Review of Approaches to Consciousness:
The Marriage of Science and Mysticism
by Brian L. Lancaster
Palgrave Macmillan, 2004
Times Higher Education Supplement, November 2004
This is the original version submitted. It was edited before publication.
The title Approaches to Consciousness has two meanings; one, the intellectual approach of experiment and theory, and the other the more personal endeavour found in spiritual and mystical traditions. Lancaster, who is Principal Lecturer in Psychology at Liverpool John Moores University, weaves the two together in various ways, but mainly by juxtaposing the findings of neuroscience and psychology with teachings from Judaism, Hinduism, Buddhism and Taoism.
His summaries of the competing scientific theories are well organised and clear. The main problem, however, lies in the way that Lancaster has chosen the mystical texts. He does not give his reasons, and one might suspect it is mainly a matter of personal preference. He argues that the mystical teachings have a common core, and his explorations into the notions of emptiness, contentless consciousness, and the self are very useful. Yet there remains a great danger here. There are so many ancient teachings, and so many of them are inscrutable or ambiguous to the untrained eye, that it is quite possible to take any current scientific theory and find mystical teachings to fit. If this is the case then such teachings cannot provide evidence for or against the theories. This problem is exacerbated by the inclusion of much psychodynamic theory which is notoriously open to multiple interpretations.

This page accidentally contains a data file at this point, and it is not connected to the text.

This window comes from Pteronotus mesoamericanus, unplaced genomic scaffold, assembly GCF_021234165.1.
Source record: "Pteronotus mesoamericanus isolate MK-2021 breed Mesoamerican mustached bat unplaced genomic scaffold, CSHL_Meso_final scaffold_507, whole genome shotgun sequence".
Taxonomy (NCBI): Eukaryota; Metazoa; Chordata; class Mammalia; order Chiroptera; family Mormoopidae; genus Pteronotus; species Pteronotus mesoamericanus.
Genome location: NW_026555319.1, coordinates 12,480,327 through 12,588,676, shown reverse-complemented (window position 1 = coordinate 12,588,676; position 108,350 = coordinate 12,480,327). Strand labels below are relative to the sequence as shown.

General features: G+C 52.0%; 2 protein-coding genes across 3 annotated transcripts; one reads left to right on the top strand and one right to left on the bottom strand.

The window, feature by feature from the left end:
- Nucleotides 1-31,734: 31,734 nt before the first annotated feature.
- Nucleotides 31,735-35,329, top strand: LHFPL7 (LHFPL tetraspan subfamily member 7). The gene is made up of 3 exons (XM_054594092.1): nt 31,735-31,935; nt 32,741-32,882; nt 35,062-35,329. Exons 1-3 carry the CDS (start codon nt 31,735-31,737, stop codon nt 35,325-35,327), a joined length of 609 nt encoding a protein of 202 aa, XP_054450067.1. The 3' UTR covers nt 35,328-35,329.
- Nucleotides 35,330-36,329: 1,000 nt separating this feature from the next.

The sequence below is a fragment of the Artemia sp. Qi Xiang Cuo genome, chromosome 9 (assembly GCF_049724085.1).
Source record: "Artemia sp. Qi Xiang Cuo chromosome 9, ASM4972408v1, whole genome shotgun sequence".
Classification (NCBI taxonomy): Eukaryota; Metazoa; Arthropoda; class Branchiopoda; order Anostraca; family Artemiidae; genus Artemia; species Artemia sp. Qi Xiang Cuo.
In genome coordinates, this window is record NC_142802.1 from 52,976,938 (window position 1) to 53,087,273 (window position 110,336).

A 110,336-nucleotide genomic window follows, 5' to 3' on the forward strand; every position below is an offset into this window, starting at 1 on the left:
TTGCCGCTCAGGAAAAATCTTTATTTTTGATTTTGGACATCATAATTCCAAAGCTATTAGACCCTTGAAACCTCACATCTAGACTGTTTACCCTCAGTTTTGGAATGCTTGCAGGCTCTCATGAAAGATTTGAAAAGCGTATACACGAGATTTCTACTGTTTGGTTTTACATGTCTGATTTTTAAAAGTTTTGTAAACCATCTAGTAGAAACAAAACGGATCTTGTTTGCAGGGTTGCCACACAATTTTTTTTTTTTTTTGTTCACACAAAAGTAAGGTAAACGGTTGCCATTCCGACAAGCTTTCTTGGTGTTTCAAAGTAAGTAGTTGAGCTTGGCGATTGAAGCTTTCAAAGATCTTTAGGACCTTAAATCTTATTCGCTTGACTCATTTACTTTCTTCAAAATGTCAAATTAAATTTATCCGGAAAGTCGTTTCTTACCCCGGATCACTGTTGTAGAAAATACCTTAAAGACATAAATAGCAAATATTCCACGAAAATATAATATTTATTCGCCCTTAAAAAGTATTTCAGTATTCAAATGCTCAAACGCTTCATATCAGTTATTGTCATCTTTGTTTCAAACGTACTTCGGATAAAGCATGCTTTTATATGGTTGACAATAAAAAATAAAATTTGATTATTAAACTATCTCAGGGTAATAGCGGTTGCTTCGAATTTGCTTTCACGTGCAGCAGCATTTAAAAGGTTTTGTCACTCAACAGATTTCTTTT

Lancaster himself ends up with a supernatural or dualist theory, proposing that a “transcendent reality” is needed to account for subjective experience. He gives two reasons. One is some weak evidence for the possibility of consciousness without a functioning brain, including examples of near-death experiences that have been adequately explained in other ways; the other is his contention that the famous explanatory gap between brain and consciousness “cannot be incorporated within the remit of cognitive science” (p 149). This highlights a serious omission in that he seems not to take seriously the major materialist positions in neuroscience held by such thinkers as Crick, Dennett and the Churchlands. They argue that when we understand enough about the brain and experience then the explanatory gap will simply disappear, just as the “problem of life” disappeared long ago.
Even so, this book provides a far better summary of current thinking than most of the many books about consciousness around today, and I can recommend it for that purpose, though it is by no means a conventional textbook.